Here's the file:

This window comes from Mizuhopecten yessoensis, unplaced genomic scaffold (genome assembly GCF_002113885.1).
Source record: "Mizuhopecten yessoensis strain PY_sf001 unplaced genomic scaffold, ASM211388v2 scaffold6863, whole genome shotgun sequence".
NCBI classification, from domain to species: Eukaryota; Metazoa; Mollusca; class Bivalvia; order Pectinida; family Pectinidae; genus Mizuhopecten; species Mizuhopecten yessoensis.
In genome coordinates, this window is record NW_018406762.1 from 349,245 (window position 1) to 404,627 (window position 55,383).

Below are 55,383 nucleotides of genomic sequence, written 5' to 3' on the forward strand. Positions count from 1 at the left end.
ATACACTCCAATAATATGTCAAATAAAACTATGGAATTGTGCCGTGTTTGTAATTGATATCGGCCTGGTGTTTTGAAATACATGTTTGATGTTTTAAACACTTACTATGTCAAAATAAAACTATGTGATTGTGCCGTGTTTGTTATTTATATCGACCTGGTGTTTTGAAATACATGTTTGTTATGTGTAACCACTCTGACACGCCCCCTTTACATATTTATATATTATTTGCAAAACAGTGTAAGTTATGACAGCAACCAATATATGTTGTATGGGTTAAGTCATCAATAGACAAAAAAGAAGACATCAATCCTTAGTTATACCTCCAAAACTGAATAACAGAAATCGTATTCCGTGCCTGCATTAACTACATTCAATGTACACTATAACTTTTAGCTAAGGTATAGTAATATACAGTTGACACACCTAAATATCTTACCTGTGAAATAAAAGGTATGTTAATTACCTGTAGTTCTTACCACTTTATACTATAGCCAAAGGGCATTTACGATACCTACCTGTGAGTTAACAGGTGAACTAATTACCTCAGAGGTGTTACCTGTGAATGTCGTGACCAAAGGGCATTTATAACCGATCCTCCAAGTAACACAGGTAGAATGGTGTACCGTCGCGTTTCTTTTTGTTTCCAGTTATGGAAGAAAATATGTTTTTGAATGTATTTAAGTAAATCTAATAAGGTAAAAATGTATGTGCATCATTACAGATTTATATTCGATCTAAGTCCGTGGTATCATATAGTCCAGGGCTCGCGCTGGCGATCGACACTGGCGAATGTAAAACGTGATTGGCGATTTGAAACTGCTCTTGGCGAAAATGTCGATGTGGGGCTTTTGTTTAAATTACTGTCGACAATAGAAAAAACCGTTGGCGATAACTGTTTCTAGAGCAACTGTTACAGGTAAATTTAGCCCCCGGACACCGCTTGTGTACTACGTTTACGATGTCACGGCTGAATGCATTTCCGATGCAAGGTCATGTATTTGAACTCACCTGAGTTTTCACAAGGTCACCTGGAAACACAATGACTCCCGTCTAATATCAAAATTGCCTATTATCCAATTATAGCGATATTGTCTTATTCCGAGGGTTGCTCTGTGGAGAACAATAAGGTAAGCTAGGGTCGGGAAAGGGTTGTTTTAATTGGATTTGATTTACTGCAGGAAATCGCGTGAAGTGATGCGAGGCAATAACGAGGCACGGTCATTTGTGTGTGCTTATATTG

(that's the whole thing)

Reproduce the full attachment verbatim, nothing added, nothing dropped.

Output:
This window comes from Mizuhopecten yessoensis, unplaced genomic scaffold (genome assembly GCF_002113885.1).
Source record: "Mizuhopecten yessoensis strain PY_sf001 unplaced genomic scaffold, ASM211388v2 scaffold6863, whole genome shotgun sequence".
NCBI classification, from domain to species: Eukaryota; Metazoa; Mollusca; class Bivalvia; order Pectinida; family Pectinidae; genus Mizuhopecten; species Mizuhopecten yessoensis.
In genome coordinates, this window is record NW_018406762.1 from 349,245 (window position 1) to 404,627 (window position 55,383).

Below are 55,383 nucleotides of genomic sequence, written 5' to 3' on the forward strand. Positions count from 1 at the left end.
ATACACTCCAATAATATGTCAAATAAAACTATGGAATTGTGCCGTGTTTGTAATTGATATCGGCCTGGTGTTTTGAAATACATGTTTGATGTTTTAAACACTTACTATGTCAAAATAAAACTATGTGATTGTGCCGTGTTTGTTATTTATATCGACCTGGTGTTTTGAAATACATGTTTGTTATGTGTAACCACTCTGACACGCCCCCTTTACATATTTATATATTATTTGCAAAACAGTGTAAGTTATGACAGCAACCAATATATGTTGTATGGGTTAAGTCATCAATAGACAAAAAAGAAGACATCAATCCTTAGTTATACCTCCAAAACTGAATAACAGAAATCGTATTCCGTGCCTGCATTAACTACATTCAATGTACACTATAACTTTTAGCTAAGGTATAGTAATATACAGTTGACACACCTAAATATCTTACCTGTGAAATAAAAGGTATGTTAATTACCTGTAGTTCTTACCACTTTATACTATAGCCAAAGGGCATTTACGATACCTACCTGTGAGTTAACAGGTGAACTAATTACCTCAGAGGTGTTACCTGTGAATGTCGTGACCAAAGGGCATTTATAACCGATCCTCCAAGTAACACAGGTAGAATGGTGTACCGTCGCGTTTCTTTTTGTTTCCAGTTATGGAAGAAAATATGTTTTTGAATGTATTTAAGTAAATCTAATAAGGTAAAAATGTATGTGCATCATTACAGATTTATATTCGATCTAAGTCCGTGGTATCATATAGTCCAGGGCTCGCGCTGGCGATCGACACTGGCGAATGTAAAACGTGATTGGCGATTTGAAACTGCTCTTGGCGAAAATGTCGATGTGGGGCTTTTGTTTAAATTACTGTCGACAATAGAAAAAACCGTTGGCGATAACTGTTTCTAGAGCAACTGTTACAGGTAAATTTAGCCCCCGGACACCGCTTGTGTACTACGTTTACGATGTCACGGCTGAATGCATTTCCGATGCAAGGTCATGTATTTGAACTCACCTGAGTTTTCACAAGGTCACCTGGAAACACAATGACTCCCGTCTAATATCAAAATTGCCTATTATCCAATTATAGCGATATTGTCTTATTCCGAGGGTTGCTCTGTGGAGAACAATAAGGTAAGCTAGGGTCGGGAAAGGGTTGTTTTAATTGGATTTGATTTACTGCAGGAAATCGCGTGAAGTGATGCGAGGCAATAACGAGGCACGGTCATTTGTGTGTGCTTATATTG